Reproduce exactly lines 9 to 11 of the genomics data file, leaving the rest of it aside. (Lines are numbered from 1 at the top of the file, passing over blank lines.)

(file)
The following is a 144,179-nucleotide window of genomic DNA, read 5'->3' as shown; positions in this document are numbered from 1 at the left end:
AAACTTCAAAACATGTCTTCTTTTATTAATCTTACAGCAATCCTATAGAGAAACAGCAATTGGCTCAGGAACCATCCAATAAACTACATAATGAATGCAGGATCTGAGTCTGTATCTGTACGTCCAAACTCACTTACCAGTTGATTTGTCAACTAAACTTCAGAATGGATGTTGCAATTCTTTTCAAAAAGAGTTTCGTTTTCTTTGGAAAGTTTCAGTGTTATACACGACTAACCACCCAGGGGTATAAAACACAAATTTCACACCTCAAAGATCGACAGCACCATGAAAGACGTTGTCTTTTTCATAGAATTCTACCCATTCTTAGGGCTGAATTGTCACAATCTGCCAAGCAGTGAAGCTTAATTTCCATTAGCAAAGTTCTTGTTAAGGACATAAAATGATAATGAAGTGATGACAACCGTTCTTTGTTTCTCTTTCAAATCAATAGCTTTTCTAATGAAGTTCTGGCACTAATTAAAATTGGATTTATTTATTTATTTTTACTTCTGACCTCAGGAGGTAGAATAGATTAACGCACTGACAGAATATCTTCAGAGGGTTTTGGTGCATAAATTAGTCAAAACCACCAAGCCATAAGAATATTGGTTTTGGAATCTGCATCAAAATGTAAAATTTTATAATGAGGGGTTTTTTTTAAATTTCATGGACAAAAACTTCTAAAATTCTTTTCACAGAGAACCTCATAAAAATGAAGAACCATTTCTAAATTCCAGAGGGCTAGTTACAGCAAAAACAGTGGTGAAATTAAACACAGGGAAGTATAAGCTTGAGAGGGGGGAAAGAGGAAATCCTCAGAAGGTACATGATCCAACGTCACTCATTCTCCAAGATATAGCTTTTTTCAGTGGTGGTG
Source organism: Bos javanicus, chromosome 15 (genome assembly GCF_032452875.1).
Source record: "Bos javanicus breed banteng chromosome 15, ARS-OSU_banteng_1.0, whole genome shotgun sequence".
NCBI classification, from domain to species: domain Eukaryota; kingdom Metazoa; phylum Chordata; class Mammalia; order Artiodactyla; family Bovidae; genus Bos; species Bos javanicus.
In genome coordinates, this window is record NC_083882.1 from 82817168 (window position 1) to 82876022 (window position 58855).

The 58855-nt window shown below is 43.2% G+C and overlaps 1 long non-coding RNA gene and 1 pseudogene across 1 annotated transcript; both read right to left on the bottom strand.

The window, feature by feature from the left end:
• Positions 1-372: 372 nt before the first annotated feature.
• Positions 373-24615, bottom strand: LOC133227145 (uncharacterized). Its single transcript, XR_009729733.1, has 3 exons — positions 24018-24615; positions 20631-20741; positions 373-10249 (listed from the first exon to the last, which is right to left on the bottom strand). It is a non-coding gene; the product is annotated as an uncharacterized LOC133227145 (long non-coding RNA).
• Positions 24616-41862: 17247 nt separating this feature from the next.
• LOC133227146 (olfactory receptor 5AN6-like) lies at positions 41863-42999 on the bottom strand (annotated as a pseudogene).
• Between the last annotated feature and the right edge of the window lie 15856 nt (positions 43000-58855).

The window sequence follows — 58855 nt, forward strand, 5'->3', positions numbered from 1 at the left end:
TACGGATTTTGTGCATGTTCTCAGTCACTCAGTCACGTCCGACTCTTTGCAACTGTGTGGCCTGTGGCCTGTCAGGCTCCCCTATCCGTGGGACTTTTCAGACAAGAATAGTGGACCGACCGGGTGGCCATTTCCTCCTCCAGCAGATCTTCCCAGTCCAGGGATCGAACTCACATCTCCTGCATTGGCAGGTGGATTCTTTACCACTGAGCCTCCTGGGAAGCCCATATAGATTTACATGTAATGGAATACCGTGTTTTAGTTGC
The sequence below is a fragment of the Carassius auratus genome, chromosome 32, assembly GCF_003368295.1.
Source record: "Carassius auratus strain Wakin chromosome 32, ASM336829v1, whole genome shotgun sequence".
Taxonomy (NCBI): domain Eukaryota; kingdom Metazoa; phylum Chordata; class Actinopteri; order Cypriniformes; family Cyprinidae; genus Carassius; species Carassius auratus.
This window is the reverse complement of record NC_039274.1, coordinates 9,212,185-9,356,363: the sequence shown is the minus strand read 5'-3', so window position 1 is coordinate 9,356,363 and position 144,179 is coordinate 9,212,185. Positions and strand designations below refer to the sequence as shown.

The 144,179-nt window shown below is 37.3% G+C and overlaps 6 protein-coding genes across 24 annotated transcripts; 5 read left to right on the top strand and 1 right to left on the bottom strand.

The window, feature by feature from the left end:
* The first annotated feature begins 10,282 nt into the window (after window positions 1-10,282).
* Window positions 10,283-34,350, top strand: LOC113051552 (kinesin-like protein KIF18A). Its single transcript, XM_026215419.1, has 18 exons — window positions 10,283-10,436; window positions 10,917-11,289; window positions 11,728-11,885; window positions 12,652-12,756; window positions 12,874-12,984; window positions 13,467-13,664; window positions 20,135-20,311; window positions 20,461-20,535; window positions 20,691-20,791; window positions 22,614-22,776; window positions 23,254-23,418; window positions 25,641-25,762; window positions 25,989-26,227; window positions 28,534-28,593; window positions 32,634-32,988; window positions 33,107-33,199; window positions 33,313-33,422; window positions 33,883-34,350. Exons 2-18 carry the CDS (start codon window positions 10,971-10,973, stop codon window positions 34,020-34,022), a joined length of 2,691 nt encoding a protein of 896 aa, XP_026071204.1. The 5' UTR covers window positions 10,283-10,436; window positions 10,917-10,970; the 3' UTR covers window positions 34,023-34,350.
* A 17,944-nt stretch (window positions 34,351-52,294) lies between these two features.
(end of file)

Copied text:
• Positions 1-372: 372 nt before the first annotated feature.
• Positions 373-24615, bottom strand: LOC133227145 (uncharacterized). Its single transcript, XR_009729733.1, has 3 exons — positions 24018-24615; positions 20631-20741; positions 373-10249 (listed from the first exon to the last, which is right to left on the bottom strand). It is a non-coding gene; the product is annotated as an uncharacterized LOC133227145 (long non-coding RNA).
• Positions 24616-41862: 17247 nt separating this feature from the next.